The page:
Iceland is a true four-season photographic destination. As I wrote in a 2013 Popular Photography feature article, the country has often been mistakenly characterized in the past as cold, barren, and probably hostile to visitors. And with a name like Iceland, one can be forgiven for thinking of this small, northern Atlantic island country in such a way. But with tourism on the rise, the perception is quickly changing. It would be harder to find a more comfortable, less barren, and more welcoming country than Iceland anywhere on the planet. It’s also beautiful beyond words, which happens to be a boon to those of us who make a living creating images. But even to those who know and love Iceland dearly, the idea of visiting in winter might be a bit too much to bear. But Icelandic winters, for the most part, are no colder than those in New York, London, or Paris. In fact, there are some pretty compelling reasons to visit and photograph Iceland in winter – even on purpose.
1. Fewer Tourists and Photographers
Iceland is becoming more and more popular with every passing year and people are discovering that winter is a great time to see and experience Iceland. But there are still much fewer tourists and photographers during this “off season” than there are during the summer months. Want fewer crowds at the popular Icelandic photography hotspots? Try winter.
2. The Aurora Borealis
Iceland is one of the best places in the world to see and photograph the aurora borealis, also known as the northern lights in the northern hemisphere. Iceland falls at exactly the right latitude in the aurora belt (yes it is possible to go too far north to see the northern lights) so as long as the sky is dark and clear, there’s a high probability that you will see it. During the most popular times to visit Iceland, May through August, the sky never gets dark enough at night to see the aurora. Winter nights in Iceland are long and dark, perfect for aurora photography and watching.
3. Surreal Snowy Landscapes
If you like minimalist landscape and nature images, Iceland in the winter is a target rich environment, particularly after a fresh snowfall. White-on-white scenes (with the ubiquitoius pewter winter skies) can be the perfect canvas for creating some stunning winter landscapes. No color or epic sunrise and sunset lighting needed here. Just throw in some iconic Icelandic horses and you have winter’s understated beauty at its best.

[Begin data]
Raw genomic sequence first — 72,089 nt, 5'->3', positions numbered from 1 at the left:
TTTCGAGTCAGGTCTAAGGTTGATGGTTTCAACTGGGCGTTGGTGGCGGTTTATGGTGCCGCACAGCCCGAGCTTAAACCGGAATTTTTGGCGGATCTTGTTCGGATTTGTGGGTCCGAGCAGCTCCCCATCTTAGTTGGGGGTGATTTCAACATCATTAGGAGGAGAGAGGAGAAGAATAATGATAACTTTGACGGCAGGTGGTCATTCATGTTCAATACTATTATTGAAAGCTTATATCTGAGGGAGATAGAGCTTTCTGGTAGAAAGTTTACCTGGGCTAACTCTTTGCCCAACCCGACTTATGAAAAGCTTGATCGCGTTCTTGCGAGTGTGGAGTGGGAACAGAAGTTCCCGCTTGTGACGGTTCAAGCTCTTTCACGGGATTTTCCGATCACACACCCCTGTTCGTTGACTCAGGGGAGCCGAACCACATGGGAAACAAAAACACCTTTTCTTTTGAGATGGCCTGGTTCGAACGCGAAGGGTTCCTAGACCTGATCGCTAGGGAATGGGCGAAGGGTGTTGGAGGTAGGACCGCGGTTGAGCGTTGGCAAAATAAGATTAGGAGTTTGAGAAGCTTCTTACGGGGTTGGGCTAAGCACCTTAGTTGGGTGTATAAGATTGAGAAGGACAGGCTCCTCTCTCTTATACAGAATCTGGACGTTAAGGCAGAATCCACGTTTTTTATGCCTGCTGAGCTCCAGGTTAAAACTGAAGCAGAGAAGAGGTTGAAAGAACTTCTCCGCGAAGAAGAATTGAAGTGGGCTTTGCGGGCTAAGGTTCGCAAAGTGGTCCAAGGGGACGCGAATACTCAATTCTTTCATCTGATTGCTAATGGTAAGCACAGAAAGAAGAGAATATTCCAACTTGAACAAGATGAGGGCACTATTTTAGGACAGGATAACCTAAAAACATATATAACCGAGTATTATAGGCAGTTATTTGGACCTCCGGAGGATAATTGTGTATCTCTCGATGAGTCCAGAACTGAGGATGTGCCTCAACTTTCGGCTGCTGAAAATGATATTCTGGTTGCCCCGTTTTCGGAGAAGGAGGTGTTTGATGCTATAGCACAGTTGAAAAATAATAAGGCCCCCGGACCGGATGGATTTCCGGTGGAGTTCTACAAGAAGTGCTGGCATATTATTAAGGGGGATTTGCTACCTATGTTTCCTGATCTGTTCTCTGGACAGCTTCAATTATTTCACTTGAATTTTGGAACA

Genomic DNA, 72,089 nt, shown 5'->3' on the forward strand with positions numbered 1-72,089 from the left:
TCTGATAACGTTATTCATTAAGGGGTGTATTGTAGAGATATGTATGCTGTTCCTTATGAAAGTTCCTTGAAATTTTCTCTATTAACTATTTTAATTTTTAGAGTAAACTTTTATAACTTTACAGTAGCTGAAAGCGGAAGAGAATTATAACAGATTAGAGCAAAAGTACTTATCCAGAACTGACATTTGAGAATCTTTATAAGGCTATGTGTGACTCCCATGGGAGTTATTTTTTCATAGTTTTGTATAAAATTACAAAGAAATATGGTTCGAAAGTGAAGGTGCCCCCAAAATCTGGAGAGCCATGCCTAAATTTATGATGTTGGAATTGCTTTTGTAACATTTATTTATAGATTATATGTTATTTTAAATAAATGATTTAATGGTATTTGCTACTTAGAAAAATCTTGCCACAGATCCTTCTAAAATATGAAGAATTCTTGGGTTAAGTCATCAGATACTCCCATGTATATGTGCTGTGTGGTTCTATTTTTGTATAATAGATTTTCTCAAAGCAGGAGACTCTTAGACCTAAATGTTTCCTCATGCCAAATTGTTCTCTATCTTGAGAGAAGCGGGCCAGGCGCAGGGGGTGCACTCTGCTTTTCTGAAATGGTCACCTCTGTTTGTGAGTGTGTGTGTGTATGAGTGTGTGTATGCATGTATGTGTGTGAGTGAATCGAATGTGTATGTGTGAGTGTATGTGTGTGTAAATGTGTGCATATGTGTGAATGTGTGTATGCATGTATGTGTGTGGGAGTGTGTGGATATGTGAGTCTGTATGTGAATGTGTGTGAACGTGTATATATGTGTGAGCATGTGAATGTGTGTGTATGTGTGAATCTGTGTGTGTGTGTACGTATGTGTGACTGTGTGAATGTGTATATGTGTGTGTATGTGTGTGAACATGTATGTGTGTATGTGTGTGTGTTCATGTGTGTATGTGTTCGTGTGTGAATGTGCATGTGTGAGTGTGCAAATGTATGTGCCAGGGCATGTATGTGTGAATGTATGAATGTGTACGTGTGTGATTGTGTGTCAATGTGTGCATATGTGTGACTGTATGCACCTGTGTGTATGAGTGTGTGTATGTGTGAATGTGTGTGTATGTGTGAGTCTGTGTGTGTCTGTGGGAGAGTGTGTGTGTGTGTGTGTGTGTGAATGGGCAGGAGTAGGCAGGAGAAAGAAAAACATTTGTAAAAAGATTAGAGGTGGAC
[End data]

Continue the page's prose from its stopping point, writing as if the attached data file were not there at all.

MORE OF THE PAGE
ICELAND WINTER PHOTOGRAPHY TOUR
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4. Ice Caves
Ice caves are created by rivers and streams carving tunnels under the glaciers during the warm summer months. There are very few experiences as surreal and magical as exploring these sapphire blue caves with a camera and an experienced guide. During the winter season – from approximately November through March – the water freezes and the caves become safe to enter. This is one bucket list experience you do not want to miss.
5. Changing Light
The light in Iceland is phenomenal. In the winter, the sun never rises very high above the horizon so the low-angled light is always soft and warm – the type of light photographers dream about. But even when the weather is bad (and yes, it can be bad) it never seems to last very long. There’s always a break in the clouds somewhere which gives the intrepid photographer hope of something good on the way. Of course, it also makes you appreciate the good weather when you have it. As I said, it’s changeable and highly changebale light is what gives landscape photographers those truly magical moments.
Richard Bernabe is a professional photographer specializing in travel, wildlife, and nature as well as an author of books, magazine articles, and travel essays published world-wide. Richard is a global influencer is the fields of photography, travel, and wildlife conservation with more than one million followers on social media platforms. He leads several photography tours and workshops all over the world and is invited to speak to photography and conservation groups all across the globe. For more great information on new images, gear reviews, book projects, and photography workshops and tours, Sign Up For Our Newsletter.